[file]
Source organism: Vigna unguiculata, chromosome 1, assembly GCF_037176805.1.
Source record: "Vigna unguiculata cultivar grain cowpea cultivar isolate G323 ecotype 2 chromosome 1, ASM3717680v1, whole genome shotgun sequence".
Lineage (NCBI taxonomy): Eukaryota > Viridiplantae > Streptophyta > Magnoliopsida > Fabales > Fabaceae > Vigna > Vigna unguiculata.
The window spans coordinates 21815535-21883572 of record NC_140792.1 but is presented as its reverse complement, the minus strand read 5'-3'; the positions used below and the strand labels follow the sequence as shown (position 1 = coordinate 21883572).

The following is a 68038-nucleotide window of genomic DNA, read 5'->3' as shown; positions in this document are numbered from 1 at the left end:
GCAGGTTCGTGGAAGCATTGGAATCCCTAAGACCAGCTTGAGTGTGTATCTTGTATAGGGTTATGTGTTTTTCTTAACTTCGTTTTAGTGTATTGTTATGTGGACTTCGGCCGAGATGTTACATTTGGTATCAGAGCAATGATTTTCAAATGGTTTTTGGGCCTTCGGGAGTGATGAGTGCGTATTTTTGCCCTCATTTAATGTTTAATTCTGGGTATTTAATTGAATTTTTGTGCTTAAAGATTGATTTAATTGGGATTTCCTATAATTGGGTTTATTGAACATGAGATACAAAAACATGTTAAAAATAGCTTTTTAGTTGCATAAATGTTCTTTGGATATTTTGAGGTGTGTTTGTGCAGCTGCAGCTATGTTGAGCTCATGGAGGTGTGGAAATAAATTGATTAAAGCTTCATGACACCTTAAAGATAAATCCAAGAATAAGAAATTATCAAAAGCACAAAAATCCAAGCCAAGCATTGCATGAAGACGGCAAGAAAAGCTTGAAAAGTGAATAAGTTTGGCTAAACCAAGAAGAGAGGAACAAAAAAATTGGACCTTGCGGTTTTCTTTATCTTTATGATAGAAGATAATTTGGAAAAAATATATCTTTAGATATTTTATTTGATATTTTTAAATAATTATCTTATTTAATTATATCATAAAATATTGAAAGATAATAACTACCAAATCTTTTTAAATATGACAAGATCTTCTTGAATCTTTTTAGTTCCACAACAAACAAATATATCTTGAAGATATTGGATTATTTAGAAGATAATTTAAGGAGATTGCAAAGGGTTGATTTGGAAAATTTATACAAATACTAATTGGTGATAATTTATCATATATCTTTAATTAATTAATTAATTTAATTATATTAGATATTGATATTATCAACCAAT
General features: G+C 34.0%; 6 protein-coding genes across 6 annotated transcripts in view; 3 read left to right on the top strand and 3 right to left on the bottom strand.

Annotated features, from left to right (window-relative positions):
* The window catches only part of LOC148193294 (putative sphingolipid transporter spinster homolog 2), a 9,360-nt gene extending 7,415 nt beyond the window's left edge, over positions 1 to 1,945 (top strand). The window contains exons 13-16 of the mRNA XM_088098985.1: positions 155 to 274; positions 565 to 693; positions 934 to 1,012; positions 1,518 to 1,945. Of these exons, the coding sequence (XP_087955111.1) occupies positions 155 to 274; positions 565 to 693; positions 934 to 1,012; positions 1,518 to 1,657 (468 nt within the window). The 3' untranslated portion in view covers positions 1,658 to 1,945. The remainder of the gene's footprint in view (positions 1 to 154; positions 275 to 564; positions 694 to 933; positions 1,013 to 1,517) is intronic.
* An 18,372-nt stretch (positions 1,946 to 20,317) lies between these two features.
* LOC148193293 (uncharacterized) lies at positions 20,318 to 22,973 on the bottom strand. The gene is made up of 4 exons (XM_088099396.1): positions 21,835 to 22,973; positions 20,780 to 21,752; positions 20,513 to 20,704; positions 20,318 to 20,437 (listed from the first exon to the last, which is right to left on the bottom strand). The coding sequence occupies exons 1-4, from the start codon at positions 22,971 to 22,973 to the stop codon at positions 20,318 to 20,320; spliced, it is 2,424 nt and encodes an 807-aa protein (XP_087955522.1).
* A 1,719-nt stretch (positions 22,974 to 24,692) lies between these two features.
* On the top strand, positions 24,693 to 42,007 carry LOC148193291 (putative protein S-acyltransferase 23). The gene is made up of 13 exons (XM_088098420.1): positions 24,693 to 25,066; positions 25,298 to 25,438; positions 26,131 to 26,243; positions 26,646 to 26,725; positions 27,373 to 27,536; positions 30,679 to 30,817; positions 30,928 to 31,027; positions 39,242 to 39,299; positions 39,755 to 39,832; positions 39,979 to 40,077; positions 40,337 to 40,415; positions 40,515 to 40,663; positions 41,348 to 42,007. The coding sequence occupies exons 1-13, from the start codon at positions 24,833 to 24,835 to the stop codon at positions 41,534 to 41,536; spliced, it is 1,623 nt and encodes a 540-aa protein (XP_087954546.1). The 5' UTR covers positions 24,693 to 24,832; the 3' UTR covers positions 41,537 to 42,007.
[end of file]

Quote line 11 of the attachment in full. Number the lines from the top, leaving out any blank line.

* LOC148193293 (uncharacterized) lies at positions 20,318 to 22,973 on the bottom strand. The gene is made up of 4 exons (XM_088099396.1): positions 21,835 to 22,973; positions 20,780 to 21,752; positions 20,513 to 20,704; positions 20,318 to 20,437 (listed from the first exon to the last, which is right to left on the bottom strand). The coding sequence occupies exons 1-4, from the start codon at positions 22,971 to 22,973 to the stop codon at positions 20,318 to 20,320; spliced, it is 2,424 nt and encodes an 807-aa protein (XP_087955522.1).